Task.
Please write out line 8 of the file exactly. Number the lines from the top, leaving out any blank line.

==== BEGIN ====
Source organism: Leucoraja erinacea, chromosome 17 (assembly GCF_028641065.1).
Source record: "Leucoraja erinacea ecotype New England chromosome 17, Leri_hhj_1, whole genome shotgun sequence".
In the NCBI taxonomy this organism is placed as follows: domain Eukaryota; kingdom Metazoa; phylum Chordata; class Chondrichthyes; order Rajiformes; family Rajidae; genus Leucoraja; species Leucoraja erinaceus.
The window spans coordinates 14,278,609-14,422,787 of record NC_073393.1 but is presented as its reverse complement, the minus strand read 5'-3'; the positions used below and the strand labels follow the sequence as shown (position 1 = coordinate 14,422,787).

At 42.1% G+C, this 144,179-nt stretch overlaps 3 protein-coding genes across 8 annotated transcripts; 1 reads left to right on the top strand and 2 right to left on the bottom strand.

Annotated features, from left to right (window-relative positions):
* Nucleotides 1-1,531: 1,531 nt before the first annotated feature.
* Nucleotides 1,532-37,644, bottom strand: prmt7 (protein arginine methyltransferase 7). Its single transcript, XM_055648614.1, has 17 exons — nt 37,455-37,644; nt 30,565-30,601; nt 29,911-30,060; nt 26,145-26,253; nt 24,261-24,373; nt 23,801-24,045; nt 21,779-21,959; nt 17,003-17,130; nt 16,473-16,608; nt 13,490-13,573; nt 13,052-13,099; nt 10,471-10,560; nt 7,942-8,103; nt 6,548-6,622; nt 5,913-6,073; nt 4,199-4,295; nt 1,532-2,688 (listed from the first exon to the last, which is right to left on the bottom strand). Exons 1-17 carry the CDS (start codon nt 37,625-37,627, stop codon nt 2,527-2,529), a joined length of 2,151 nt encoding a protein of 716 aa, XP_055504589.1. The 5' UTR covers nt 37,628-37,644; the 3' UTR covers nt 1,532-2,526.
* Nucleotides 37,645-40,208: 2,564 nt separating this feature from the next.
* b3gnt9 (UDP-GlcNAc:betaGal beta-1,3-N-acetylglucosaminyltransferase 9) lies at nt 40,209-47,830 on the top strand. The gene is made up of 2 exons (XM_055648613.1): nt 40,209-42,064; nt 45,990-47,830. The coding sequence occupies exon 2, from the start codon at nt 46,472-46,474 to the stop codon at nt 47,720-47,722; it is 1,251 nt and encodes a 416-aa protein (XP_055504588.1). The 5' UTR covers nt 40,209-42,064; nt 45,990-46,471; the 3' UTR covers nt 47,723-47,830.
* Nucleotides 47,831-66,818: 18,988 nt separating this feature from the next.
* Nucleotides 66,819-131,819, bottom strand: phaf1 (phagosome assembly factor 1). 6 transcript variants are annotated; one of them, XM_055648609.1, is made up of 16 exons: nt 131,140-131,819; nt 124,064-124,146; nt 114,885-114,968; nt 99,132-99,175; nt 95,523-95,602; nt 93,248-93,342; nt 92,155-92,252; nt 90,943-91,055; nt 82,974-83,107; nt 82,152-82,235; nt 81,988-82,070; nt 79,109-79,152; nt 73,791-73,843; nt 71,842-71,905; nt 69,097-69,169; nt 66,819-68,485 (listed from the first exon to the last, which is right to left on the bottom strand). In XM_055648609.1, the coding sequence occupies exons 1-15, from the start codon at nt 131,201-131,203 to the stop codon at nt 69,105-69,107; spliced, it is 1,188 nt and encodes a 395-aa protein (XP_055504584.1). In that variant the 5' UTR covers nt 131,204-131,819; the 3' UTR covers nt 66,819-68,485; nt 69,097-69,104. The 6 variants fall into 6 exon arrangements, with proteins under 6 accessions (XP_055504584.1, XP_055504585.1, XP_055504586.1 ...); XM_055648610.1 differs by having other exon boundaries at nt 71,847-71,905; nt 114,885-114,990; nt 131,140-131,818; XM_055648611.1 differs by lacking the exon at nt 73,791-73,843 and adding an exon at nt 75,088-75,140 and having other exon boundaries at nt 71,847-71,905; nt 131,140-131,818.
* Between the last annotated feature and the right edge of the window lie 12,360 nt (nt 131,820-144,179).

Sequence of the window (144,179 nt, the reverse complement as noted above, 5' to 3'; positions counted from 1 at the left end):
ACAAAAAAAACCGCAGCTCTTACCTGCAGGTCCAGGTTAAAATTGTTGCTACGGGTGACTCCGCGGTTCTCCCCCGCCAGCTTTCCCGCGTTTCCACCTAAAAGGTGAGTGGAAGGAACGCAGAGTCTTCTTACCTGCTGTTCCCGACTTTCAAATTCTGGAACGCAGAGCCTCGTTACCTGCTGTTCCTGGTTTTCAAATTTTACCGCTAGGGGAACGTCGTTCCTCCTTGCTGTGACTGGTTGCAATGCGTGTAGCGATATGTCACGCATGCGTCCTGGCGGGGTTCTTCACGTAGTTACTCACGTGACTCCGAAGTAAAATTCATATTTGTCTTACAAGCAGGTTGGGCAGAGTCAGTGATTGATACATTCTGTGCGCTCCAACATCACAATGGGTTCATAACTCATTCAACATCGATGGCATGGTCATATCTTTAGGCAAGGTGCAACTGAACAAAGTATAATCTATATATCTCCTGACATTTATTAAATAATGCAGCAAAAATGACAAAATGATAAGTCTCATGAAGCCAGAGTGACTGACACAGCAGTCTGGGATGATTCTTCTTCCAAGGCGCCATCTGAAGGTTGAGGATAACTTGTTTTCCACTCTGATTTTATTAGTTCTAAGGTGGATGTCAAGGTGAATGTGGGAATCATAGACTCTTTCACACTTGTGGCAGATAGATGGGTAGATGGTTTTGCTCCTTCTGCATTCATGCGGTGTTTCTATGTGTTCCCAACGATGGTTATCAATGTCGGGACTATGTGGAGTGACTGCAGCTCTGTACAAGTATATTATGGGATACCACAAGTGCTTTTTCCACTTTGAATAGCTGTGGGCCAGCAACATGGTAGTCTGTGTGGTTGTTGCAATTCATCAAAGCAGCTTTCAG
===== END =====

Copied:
* Nucleotides 1,532-37,644, bottom strand: prmt7 (protein arginine methyltransferase 7). Its single transcript, XM_055648614.1, has 17 exons — nt 37,455-37,644; nt 30,565-30,601; nt 29,911-30,060; nt 26,145-26,253; nt 24,261-24,373; nt 23,801-24,045; nt 21,779-21,959; nt 17,003-17,130; nt 16,473-16,608; nt 13,490-13,573; nt 13,052-13,099; nt 10,471-10,560; nt 7,942-8,103; nt 6,548-6,622; nt 5,913-6,073; nt 4,199-4,295; nt 1,532-2,688 (listed from the first exon to the last, which is right to left on the bottom strand). Exons 1-17 carry the CDS (start codon nt 37,625-37,627, stop codon nt 2,527-2,529), a joined length of 2,151 nt encoding a protein of 716 aa, XP_055504589.1. The 5' UTR covers nt 37,628-37,644; the 3' UTR covers nt 1,532-2,526.